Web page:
From my professional point of view as a mathematician, here’s how I see this argument. Take a fluid, complex, multidimensional quality such as “math skills.” (Or such as “propensity for criminality,” for that matter.) Assume that this quality can be uniquely quantified, on some scale that covers all types and ranges of “math ability.” Assume further that the resulting distribution is described by a bell curve, because why not. Condition on events of probability practically zero, assume that the same generic, first-approximation model is still accurate on a scale and in a range where it was never meant to be applied, and draw your conclusions about women faculty at R1 universities. It’s not even clear to me that there’s anything here that could be defended. Should you nonetheless feel like reading another rebuttal, this one cites a few studies that refute the hypothesis.

But G.H. Hardy and Mrs. Ellis should also be a part of this discourse, as their writing goes a long way towards explaining why we find the Greater Male Variability theory so intuitive and appealing. The theory “looks right” and “makes sense” to us for the reason that it matches deeply ingrained behaviour standards and stereotypes, the same ones that Hardy and Mrs. Ellis articulate so well. We’ve lived for centuries in a culture that has discouraged women from focused achievement–and by “discouraged” I mean “actively prevented”–directing them towards unassuming mediocrity instead. We’ve lived in a culture that has propagated the stereotype of a woman as an all-round dilettante, while encouraging men possessed of any discernible talent to pursue it to distinction.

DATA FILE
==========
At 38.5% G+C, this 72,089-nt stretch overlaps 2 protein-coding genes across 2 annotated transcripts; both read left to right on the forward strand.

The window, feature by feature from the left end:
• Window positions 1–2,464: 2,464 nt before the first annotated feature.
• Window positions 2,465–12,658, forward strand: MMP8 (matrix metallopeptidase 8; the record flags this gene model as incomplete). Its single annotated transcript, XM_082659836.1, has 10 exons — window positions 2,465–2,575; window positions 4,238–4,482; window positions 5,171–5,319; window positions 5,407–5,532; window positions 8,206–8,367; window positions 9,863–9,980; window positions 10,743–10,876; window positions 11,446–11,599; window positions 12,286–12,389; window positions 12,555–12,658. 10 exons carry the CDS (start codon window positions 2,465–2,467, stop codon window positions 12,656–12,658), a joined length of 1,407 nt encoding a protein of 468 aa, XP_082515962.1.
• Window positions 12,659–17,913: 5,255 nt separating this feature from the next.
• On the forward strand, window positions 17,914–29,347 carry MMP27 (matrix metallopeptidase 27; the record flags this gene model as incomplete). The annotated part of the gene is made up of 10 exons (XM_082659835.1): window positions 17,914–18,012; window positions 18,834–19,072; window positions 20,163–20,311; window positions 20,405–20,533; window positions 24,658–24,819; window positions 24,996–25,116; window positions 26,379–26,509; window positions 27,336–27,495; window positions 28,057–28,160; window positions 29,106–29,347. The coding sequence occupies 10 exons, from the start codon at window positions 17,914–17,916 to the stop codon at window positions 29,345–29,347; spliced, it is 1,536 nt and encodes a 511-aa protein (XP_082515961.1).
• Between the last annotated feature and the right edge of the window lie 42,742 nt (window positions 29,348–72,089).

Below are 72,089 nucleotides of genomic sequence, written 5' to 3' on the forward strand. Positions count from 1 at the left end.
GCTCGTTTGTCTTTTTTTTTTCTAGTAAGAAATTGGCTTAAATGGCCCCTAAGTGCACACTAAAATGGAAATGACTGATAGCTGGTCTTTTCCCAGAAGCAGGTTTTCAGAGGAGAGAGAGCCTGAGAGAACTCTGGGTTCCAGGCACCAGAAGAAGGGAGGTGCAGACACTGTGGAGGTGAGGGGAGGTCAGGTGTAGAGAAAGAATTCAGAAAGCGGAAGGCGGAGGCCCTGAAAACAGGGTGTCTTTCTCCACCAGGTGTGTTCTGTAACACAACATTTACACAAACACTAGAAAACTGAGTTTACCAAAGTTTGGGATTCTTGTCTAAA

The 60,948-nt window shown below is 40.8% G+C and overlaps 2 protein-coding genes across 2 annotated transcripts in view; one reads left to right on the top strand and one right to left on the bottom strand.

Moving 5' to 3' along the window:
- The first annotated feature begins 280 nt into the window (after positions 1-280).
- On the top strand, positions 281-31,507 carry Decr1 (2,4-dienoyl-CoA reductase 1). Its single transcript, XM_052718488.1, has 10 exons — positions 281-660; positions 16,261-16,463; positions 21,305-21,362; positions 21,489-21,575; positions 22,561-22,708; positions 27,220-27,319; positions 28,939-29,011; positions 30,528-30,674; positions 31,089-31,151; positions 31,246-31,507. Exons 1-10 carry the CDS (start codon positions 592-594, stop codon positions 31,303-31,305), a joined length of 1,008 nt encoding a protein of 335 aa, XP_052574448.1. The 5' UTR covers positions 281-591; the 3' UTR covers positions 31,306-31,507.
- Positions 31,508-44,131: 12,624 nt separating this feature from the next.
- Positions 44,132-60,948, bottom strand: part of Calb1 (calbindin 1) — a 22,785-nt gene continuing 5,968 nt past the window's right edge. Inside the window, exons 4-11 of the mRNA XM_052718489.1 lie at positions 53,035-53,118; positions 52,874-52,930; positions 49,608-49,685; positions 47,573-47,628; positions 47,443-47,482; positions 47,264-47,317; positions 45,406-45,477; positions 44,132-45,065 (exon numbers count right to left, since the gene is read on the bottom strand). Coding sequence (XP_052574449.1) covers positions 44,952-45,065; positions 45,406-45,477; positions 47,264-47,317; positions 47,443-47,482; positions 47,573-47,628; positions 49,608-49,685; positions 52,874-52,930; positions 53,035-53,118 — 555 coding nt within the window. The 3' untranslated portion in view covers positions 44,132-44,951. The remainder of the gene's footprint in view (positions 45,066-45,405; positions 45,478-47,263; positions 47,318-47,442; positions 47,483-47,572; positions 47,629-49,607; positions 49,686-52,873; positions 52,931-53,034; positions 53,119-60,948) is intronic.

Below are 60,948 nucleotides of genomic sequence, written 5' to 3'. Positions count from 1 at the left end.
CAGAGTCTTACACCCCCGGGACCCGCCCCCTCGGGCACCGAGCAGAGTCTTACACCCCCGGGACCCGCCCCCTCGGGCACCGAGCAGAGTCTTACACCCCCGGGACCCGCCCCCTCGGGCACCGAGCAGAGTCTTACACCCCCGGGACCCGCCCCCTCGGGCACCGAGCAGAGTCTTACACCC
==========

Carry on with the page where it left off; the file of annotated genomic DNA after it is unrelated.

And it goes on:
These cliches are not even close to dead. Excessive achievement is still often considered “unladylike.” The single-minded focus described by Hardy is still discouraged in women, and rarely available to them in any case.* Our society still disparages the actual existing achievements of women so as to better fit the narrative. More insidiously, we’re confusing nurture for nature. If Mrs. Ellis could have her way with bell curves for women, I assume we’d be talking about very small deviations indeed. The apparent smaller female variability is very easily explained when one considers that those women whose class and financial status might have allowed opportunities for intellectual or artistic achievement, were also the most prone to being brought up according to Mrs. Ellis’s strict standards. Instead, we’re ascribing it to genetics, evolution and essence.

To paraphrase Neil DeGrasse Tyson: if we lived in some other world where G.H. Hardy and Mrs. Ellis have never existed, I’d be very happy to have a conversation about genetic differences and greater male variability. But not here.

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*It’s not just family obligations. It’s also that our jobs have extra components that are not required of men, from special feminine negotiating skills, to learning to manage the masculine traits of ambition and competence and compensating for them with “feminine” qualities, to the special attention we must pay to our appearance. Take your pick.